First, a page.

Data Engineering for Streaming Data - How to ensure data quality
The term data pipeline has become very popular in today's data-driven landscape. Its popularity arises from its role in enabling data-driven decision-making, fostering real-time insights, and enhancing business operations.
In this article, we will delve into the crucial topic of ensuring data quality within event-driven data pipelines. Additionally, we'll take a closer look at the advantages offered by Crosser's low-code platform tailored for handling streaming data seamlessly, from the edge to cloud.
What is a Data Pipeline?
A data pipeline is a way of describing a step by step processing of data where you have a sequence of processing stages. A common data pipeline scenario is when you first collect the data, then process the data and finally deliver the processed data or insights.
How does this work in practice:
Independent tasks: Each of these steps performs a specific task and processes individual chunks of data, also known as events, messages, files or batches. Then the results will be sent to the next step.
Streaming data pipelines: This is when you constantly feed the pipeline with new data. It could be time series data from sensors, video files, repetitive calls to a database, and much more.
The key thing with this kind of pipeline is that as soon as one of these processing steps is finished then it is ready to process the next chunk of data. You can then constantly feed the pipeline with new data and all these steps will operate in parallel and process different chunks of data. This is how you get a streaming pipeline. Data can be ingested from multiple sources by having more than one ingest task.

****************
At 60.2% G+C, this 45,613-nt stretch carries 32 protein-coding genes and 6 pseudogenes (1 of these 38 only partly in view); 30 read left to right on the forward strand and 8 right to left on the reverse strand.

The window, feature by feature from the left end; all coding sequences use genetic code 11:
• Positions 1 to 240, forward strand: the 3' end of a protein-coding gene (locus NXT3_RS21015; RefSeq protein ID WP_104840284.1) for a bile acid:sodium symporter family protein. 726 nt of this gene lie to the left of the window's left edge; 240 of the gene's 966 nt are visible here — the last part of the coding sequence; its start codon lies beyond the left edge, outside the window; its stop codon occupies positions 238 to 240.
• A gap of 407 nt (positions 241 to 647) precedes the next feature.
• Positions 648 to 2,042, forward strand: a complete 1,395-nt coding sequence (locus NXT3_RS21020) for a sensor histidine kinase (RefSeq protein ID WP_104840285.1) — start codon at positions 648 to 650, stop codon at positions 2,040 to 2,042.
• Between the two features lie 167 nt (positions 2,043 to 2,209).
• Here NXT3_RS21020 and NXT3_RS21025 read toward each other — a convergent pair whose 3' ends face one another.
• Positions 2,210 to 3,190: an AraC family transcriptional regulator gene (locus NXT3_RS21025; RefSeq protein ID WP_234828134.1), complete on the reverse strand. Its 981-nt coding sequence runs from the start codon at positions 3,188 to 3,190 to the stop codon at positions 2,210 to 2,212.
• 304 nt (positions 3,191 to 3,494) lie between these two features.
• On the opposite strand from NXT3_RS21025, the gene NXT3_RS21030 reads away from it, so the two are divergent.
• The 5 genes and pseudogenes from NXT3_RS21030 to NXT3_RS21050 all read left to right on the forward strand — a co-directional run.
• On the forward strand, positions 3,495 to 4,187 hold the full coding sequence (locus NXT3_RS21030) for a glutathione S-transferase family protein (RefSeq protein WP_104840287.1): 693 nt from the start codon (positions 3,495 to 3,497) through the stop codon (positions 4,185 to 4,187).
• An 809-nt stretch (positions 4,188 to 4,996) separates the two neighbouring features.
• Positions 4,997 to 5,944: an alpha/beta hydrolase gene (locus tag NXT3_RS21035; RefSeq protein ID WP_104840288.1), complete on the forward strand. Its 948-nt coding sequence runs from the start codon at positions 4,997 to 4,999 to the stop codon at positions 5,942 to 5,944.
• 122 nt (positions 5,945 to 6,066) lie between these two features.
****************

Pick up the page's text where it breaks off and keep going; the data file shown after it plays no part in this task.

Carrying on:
Conditional processing: Data can be sent through different paths in the pipeline, from input to output, depending on the values received, the source of the data or results of the processing in previous tasks.
Why are Data Pipelines a popular concept when implementing data processing?
Some of the most common reasons why this concept has become so popular are:
Simplicity: It is a natural way of breaking up a complex problem into smaller pieces that are easy to manage or implement and visualize. It helps to better understand and explain what each use-case or pipeline is doing.
Reusability: when you start working with pipelines you will realize that many operations will recur. So while building your pipelines you are also creating a library of pre-built tasks that are repetitive and you can reuse in different use cases. It’ll save you a lot of time as you don’t need to start from scratch each time you are building a new pipeline.
Scalability: As you have broken the process into smaller tasks, it is easier to build up and scale each task individually inside the pipeline. You don’t need to scale the whole process from end to end, just that specific task in the processing stage.
For example if you want to perform “heavy” processing, like running Machine Learning Models in the processing stage that requires a lot of resources. You can easily pause that part and run multiple instances in parallel and you don't need to affect the input and output tasks to cope with that. As long as you have a consistent capacity throughout the pipeline then you can scale individual steps as needed.
Data Pipelines with Crosser
With Crosser, this is exactly the kind of scenarios you can build with your data pipelines and furthermore, you can execute them in different, distributed, environments. This is one of the key differentiators when comparing Crosser with other solutions available in the market.
Build pipelines with ease: The Crosser platform consists of a rich library of pre-built modules and connectors, available to implement commonly used tasks. By choosing the modules and/or connectors you want to use, and connecting them in the design tool, you will get your streaming data pipelines ready to use. There is no need to write code, just drag-and-drop and configure accordingly.
The designing and development of your pipeline is performed in Crosser’s cloud service called the Control Center. You can also test run the pipeline directly in the Control Center, either with generated test data - or with real data.
There might be use cases where you need to write your own code, or use third party snippets for performing your designated processing. For this reason, Crosser is an open tool where you easily can extend the platform capabilities with your own custom functionality.